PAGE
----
Incidentally, if you are looking for news about the affected areas, or for ways to help, check out The South East Asia Earthquake and Tsunami blog.

Friday, December 24, 2004

I'm disgusted, what about you?:

The families of American servicepeople are being forced to go to food banks and to seek other kinds of financial help because the breadwinner's military service is bankrupting the family:

'People may work with the bank to pay a little less on their mortgage each month,' Cerf says. 'But all the rest of their bills are the same — utilities, car bills, clothes for the kids. Food is generally the last thing on their budget.'" (USA Today, Dec 24, 2004)

Think about it: imagine those spouses and families. Your spouse, or your dad, used to live at home and make decent money. Now, though, he or she is thousands of miles away, in a very dangerous place doing dangerous work. On top of that, there's much less money, and you are forced to go to the bank to "work things out" so you can stay in your house, forced to go to the food bank so the kids won't go hungry, forced to accept charity for things like Christmas presents.

One of my sons (the Navy reservist) asked all his family and friends to give money to the Alameda County Community Food Bank, instead of giving him birthday presents when he turns 23 on January 9.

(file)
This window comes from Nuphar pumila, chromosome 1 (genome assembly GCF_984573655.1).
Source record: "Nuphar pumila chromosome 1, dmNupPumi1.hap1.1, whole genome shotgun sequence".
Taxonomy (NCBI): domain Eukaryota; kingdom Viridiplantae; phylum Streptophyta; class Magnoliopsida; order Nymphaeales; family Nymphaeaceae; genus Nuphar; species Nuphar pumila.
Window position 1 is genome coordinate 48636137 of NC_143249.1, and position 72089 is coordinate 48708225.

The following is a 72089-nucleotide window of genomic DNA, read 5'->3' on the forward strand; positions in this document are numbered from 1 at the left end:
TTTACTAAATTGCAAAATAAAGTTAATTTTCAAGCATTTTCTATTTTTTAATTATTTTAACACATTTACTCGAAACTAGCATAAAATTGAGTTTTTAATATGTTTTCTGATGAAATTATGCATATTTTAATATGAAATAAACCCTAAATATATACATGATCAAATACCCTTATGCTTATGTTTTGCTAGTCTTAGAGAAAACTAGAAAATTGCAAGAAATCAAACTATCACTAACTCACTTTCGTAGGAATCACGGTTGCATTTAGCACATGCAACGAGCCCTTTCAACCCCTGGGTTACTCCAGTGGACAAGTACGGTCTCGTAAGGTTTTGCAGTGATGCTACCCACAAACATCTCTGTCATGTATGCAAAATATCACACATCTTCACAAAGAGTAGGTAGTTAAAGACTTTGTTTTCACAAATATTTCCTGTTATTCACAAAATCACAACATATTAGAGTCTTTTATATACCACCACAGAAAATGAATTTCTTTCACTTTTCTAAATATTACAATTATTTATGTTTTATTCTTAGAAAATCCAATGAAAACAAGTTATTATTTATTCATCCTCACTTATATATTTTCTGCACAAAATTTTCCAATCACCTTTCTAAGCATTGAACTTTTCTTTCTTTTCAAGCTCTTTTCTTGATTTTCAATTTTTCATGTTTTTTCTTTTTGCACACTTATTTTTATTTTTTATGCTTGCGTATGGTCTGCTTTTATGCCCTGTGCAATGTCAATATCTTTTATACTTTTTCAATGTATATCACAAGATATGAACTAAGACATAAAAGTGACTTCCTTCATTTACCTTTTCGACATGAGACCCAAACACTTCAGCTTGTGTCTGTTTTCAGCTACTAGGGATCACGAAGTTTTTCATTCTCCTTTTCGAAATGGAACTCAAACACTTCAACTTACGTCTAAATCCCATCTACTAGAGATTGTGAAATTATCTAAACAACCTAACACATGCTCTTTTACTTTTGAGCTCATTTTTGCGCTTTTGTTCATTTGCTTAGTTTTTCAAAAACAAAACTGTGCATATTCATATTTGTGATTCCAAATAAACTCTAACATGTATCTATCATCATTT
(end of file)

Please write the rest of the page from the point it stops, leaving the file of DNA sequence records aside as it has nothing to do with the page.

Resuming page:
Wednesday, December 22, 2004

Here is another reason I love to live in California -- a photo of the northeastern United States taken from space this week:

It's my favorite temp here right now: coolish but not cold, sunny days, nippy evenings. Southern California in the wintertime is very, very nice.

The papers soldier on: I've almost finished the one for Jewish Thought, after which Midrash, Prophets, and History lie in wait for me. It's hard not to pause over some new and wonderful idea, and JT has been full of those. I never thought that Kabbalah would be either interesting or useful -- everything I'd read about it, and the current pop-culture popularity-- had turned me off. It seemed to me that it was a body of text that allowed for cherry-picking for colorful texts, and a bunch of mystical-sounding stuff useful to charlatans, and not much else, whatever it might have been in the past.